Scott Dixon took the pole for tomorrow's Firestone Indy 225 with a speed of 171.182 mph. His speed on the oddly-shaped one mile oval was was shy of Gil de Ferran's pole record of 172.778 mph set last year, but Scott enjoyed the run and the ...
Scott Dixon took the pole for tomorrow's Firestone Indy 225 with a speed of 171.182 mph. His speed on the oddly-shaped one mile oval was was shy of Gil de Ferran's pole record of 172.778 mph set last year, but Scott enjoyed the run and the track.
"The team has been great, and we've been able to qualify well all season. All of this hard work pays off for everybody in the shop and this is just great for the team. Everything is going well for us, and we need to keep focus. Championships aren't easy to win, but I think if we keep doing what we've been doing all year and try to win race, we'll be all right."
Helio Castroneves joins Scott on the front row, with a speed of 170.849 mph. He agrees with Dixon about the odd pleasures Nazareth. "It's tough because you have three corners, and that's the way you should be thinking about it. It's very difficult to understand, but once you figure it out it's a lot of fun." As far as his car's performance, he is satisfied. "The car is very good, very consistent. I just hope we'll be fast tomorrow."
Current point leader Tony Kanaan qualified third at 170.259 mph. Although he was fifth quickest in yesterday's practice, he was decidedly unhappy with the car. "We definitely made a big improvement. The whole 7-11 team did a great job - that's why we stick together all the time. When I'm not happy, we go back to the truck, we talk about it, and we come back here. That's the result. I'm pleased."
Tony was pleased enough to put everything into his qualifying run. "It was a wild one," he said. "I tried really hard to get the pole. I was 100 percent on the limit. I almost hit the wall on my second lap trying really hard to come out of the corners. That's the way it is. Unfortunately, I couldn't match Dixon's and Helio's times, but we'll see tomorrow what's going to happen."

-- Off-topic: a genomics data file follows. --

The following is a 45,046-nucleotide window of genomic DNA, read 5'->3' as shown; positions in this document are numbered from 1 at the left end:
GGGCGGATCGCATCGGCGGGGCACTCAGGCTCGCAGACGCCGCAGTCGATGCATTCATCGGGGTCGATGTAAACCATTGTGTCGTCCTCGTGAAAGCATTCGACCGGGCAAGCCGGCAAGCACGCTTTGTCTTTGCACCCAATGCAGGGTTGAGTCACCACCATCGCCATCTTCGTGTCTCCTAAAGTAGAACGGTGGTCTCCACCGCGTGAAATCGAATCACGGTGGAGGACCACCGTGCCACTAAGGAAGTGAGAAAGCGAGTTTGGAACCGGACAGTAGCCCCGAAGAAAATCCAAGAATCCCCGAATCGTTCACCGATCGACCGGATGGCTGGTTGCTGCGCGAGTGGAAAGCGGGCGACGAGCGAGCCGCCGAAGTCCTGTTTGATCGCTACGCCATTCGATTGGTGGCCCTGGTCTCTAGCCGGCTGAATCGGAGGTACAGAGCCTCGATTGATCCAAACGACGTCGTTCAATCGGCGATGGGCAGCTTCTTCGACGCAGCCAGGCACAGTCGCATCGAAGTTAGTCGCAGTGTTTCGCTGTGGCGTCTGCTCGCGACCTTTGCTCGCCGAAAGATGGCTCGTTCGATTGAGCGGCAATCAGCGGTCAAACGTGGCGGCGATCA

Kanaan is joined on the second row by Tomas Scheckter, teammate to pole sitter Dixon. Scheckter took a chance on track conditions improving with time, waiving his original first-out position in the qualifying order. That cut him down to only one lap. "I thought we still had a good chance for the pole," he said afterwards. "I think we went out in the morning, and the track wasn't as good, and so we thought going out at the end would be better. But you make a sacrifice: you only get one timed lap. Everything is so close at the moment. I'll go have a look at the data. I'm pretty happy that I worked a lot on our race car, so we'll see tomorrow."
Two-time Indy Racing champion Sam Hornish Jr. struggled, winding up in seventh place with a speed of 168.517 mph. "We went a little slower than anticipated," he said. "The sun came out and made it a little hotter. We just want to be up near the front. We worked all day on the race car yesterday, and we feel that we have a pretty good setup as far as the race goes, and hopefully it will hold up. This track is one of the toughest tracks we go to. We didn't hit our qualifying package just the way we wanted to. We're more worried about the race, so we spent more time on that."
Sarah Fisher, voted as Indy Racing's most popular driver, also struggled with qualifying, but appeared to be in good position with a respectable speed of 166.170 mph, fast enough for the outside of the sixth row, next to teammate Robbie Buhl. "We didn't practice for a qualifying setup yesterday," she said, "and today a clutch line mishap prevented us from getting any warmup in. Still, confidence took the wheel today, and we're sitting on a lap speed of 166.170 mph. We started here last year at 19th, and finished fourth, so we'll just see what tomorrow brings."
Unfortunately, Sarah spun in Turn 3 shortly before the end of final practice today, and hit the outside retaining wall with the left rear of the car. She was awake and alert after the incident, but was transported by air to Lehigh Valley Hospital for evaluation of back pain.
Tora Takagi qualified 20th in his primary No. 12 car, off the pace at 160.829 mph. Mo Nunn Racing withdrew that car, and announced that the team will use the No. 12T car and start 20th.
Tomorrow is expected to bring action and a hard time passing. Being able to pass during the race is on everybody's mind on this notoriously one-groove track. Not only in the battle for position, but in the lapping of slower cars, as is routine on a short track. "After qualifying," explained pole sitter Dixon, "you've got everybody in order, from the fastest to the slowest. It gets difficult to pass because you're going at such similar speeds. During the race it will be a little different, with cars going off and not having the speed. Some of the backmarkers you'll pass fairly easy, but once you get to mid-pack and get to cars that are pretty similar speed you're going to really struggle."
The race will begin at 3:00 p.m. Sunday. It will be telecast live on ESPN.